5. Drew Meyers

      I firmly believe that every single one of life’s magical moments originate with community.. it’s actually the core mission of my startup, to enable true community wherever in the world you might be.I wrote about this exact topic the other day:

  14. Bruce Warila

    Completely agree. I tell entrepreneurs all of the time, that if you can’t write about it regularly, you probably don’t have an idea that influencers will promote for you. Today, you almost have to be able to blog your way to success. (My attempt to write about this –

  15. JimHirshfield

    You can say that again!

    1. Vasudev Ram


  16. Twain Twain

    I write about Human-Machine Intelligence on Google+ and have met people interested in that topic who send me all sorts of useful perspectives and links.As well as VCs writing about startups like AVC, Mark Suster, Brad Feld and A16Z team, it’s the Stackoverflows and Hackernews which are great examples of relevant, quality writing enabling strong community ethos.

  17. Mike Chan

    Agreed, creating content and building community is extremely important. Personally, it also has therapeutic effects. Being able to express my thoughts and emotions to the world and receiving feedback from people who have been through similar situations has been really valuable to me. Double win!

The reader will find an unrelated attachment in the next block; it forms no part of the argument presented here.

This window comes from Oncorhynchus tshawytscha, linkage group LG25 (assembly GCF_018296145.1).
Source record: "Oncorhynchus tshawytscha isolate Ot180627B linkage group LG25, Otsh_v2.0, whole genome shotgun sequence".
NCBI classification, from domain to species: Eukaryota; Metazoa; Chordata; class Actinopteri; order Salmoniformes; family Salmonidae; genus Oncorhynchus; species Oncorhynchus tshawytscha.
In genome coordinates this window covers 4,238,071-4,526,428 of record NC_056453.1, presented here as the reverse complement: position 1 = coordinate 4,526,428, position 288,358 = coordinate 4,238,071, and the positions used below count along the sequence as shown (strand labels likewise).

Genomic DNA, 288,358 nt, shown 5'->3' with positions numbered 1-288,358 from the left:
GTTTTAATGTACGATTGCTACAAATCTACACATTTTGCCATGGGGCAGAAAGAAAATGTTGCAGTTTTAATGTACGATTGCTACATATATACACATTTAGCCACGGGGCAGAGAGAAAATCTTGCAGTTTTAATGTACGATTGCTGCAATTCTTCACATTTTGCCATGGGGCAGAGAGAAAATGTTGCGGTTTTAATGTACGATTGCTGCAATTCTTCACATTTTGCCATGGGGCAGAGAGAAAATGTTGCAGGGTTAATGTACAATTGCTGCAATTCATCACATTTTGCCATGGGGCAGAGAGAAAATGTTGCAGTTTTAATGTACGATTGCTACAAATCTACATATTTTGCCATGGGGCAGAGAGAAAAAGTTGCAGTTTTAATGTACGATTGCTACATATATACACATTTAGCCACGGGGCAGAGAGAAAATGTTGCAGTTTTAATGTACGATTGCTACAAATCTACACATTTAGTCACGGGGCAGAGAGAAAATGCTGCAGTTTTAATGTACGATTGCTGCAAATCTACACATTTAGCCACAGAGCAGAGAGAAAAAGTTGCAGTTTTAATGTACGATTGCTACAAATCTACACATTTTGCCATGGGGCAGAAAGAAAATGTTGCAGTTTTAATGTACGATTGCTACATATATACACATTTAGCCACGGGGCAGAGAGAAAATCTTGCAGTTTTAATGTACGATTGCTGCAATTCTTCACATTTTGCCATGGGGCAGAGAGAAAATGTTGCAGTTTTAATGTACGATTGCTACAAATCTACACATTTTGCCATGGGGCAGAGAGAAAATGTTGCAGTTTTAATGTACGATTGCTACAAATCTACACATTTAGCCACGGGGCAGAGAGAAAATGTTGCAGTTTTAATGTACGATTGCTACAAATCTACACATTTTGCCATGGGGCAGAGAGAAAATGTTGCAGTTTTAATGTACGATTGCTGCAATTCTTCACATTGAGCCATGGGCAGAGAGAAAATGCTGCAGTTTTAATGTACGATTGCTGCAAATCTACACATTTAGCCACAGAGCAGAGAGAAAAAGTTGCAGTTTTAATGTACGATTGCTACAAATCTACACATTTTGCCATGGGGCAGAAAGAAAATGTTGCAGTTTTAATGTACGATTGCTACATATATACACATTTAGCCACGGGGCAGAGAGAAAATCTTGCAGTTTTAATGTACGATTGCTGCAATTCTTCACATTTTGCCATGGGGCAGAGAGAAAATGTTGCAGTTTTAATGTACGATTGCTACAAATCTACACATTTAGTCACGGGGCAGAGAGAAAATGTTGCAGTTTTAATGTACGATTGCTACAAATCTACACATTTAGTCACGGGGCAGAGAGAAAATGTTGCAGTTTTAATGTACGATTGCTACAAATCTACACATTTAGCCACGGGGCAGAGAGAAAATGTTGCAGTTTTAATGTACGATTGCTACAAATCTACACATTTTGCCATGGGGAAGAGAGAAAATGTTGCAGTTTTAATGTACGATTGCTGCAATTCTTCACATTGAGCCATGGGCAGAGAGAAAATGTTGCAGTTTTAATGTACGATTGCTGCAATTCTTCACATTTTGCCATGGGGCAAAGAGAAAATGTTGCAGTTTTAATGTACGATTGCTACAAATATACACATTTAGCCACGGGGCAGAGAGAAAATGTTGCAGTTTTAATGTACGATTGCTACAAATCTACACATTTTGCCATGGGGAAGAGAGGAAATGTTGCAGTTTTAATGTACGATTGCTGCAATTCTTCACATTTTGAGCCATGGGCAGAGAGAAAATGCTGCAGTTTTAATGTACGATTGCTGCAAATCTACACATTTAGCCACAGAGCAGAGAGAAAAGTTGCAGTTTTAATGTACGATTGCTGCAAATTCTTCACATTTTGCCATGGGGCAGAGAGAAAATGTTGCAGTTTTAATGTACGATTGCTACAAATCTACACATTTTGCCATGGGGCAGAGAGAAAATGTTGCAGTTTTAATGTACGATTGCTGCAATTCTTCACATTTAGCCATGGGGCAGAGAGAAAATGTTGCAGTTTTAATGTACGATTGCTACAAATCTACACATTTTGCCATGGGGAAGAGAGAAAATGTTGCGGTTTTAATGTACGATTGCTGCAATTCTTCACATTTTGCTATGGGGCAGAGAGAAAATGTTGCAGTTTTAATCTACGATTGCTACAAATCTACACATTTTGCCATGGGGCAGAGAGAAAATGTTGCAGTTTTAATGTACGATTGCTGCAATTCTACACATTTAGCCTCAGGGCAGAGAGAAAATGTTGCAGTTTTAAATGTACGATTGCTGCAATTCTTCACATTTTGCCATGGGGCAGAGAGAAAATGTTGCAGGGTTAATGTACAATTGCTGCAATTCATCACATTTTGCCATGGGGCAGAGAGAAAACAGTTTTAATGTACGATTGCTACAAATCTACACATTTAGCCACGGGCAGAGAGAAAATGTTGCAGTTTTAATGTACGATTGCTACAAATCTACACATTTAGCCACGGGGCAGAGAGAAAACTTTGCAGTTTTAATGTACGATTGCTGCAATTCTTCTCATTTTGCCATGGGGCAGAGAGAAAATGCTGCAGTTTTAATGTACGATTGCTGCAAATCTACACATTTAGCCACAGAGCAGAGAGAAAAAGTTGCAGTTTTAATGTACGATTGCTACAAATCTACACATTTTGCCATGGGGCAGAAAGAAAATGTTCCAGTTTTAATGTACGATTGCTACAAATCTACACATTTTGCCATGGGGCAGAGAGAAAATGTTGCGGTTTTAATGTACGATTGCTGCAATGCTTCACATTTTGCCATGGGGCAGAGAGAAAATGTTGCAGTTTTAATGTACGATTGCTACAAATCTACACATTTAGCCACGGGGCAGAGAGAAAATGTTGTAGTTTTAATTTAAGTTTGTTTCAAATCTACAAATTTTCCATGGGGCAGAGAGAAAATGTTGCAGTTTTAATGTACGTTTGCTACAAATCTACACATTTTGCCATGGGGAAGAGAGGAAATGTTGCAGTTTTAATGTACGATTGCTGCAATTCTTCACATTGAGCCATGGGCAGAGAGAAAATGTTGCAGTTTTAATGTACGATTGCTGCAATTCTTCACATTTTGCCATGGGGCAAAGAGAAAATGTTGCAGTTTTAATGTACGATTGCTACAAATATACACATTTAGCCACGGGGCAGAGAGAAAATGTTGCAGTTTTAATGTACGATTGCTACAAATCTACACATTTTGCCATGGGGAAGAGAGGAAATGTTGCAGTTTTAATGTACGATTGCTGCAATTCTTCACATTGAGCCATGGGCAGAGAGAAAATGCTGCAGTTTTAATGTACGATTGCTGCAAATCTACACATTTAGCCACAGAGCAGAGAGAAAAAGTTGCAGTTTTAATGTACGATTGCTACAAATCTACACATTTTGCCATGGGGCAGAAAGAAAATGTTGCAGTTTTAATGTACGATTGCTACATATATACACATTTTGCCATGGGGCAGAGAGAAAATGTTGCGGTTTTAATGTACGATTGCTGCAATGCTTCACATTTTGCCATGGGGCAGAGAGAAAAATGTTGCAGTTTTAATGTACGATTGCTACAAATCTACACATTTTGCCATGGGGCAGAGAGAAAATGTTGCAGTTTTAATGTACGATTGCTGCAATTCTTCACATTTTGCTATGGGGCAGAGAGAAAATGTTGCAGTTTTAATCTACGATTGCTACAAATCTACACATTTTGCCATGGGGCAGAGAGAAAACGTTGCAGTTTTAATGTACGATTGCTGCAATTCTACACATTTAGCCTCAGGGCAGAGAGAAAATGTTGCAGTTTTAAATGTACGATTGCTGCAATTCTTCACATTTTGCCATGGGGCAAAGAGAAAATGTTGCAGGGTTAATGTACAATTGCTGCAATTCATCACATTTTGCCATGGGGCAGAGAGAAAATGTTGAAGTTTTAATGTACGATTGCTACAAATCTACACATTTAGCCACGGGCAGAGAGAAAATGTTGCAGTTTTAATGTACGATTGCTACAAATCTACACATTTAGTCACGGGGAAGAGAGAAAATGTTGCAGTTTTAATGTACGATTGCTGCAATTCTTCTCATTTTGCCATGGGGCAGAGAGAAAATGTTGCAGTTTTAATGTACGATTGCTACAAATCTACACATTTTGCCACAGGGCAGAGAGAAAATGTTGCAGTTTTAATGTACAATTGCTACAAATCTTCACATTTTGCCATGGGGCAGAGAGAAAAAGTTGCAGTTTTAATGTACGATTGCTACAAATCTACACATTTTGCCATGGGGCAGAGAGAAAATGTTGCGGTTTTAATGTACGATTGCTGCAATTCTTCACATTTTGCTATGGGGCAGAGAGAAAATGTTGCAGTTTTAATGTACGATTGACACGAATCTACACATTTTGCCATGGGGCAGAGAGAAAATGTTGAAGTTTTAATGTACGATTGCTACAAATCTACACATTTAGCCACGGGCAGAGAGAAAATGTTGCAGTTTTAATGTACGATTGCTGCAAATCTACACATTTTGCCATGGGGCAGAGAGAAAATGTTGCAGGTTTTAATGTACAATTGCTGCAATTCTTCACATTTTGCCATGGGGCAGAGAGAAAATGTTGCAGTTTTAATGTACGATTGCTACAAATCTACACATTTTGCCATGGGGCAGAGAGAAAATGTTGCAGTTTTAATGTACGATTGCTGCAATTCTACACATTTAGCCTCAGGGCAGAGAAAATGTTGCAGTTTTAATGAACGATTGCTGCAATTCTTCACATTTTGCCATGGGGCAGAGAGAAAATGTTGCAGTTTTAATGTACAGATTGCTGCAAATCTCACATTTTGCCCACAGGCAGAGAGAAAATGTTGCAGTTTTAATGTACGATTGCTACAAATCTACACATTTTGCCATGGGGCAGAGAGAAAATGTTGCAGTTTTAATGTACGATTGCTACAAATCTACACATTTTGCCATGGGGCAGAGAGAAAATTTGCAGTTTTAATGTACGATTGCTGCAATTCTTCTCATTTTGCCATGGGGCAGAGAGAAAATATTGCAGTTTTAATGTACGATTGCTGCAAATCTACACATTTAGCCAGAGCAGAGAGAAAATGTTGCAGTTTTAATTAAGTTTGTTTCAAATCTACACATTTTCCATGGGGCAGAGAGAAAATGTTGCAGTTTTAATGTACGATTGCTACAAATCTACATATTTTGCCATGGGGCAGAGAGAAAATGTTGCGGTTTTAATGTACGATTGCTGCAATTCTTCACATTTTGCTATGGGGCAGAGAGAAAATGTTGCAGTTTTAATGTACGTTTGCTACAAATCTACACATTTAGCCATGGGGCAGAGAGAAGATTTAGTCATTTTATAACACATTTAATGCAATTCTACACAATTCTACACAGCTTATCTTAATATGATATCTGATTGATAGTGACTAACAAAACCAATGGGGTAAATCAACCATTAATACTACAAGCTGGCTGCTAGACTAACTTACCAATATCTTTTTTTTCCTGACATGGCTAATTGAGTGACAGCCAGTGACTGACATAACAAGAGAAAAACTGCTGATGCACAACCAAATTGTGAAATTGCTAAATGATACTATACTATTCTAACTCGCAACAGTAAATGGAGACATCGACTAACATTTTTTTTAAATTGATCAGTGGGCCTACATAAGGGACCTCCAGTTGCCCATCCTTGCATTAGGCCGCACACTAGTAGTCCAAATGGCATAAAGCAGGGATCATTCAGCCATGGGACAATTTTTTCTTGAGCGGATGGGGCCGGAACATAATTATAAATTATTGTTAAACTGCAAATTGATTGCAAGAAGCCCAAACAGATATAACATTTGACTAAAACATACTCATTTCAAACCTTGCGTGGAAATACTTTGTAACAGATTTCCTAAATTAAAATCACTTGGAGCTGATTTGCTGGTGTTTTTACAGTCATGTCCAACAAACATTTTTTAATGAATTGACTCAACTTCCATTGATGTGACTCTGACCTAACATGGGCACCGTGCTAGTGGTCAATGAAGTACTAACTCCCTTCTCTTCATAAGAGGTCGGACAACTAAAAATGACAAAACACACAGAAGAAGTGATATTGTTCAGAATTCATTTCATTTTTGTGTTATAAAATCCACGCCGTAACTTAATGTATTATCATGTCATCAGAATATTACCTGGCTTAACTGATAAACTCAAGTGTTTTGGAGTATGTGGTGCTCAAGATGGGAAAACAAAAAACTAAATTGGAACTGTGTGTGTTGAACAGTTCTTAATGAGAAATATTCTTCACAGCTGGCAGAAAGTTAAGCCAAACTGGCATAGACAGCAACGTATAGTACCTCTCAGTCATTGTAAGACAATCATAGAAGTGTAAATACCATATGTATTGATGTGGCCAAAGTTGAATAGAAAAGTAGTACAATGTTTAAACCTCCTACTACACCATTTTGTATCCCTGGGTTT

18. JLM

    .It is not just the writing, it is the exchange of ideas–disparate ideas.When ideas freely wrestle, better ideas are the result.This––is a particularly fertile salon of ideas. Not just for the red meat thrown to the lions by Fred but for the to-ing and fro-ing of the comments and the ideas contained therein.Take a bow, y’all. OK, that’s enough. Good end of summer to all.JLM.

  19. Matthew Perle

    As a consumer rather than producer of public writing, I’ve found it very useful as a tool for understanding and evaluating people. I found my last job and current partner through their public writing and can’t praise it enough.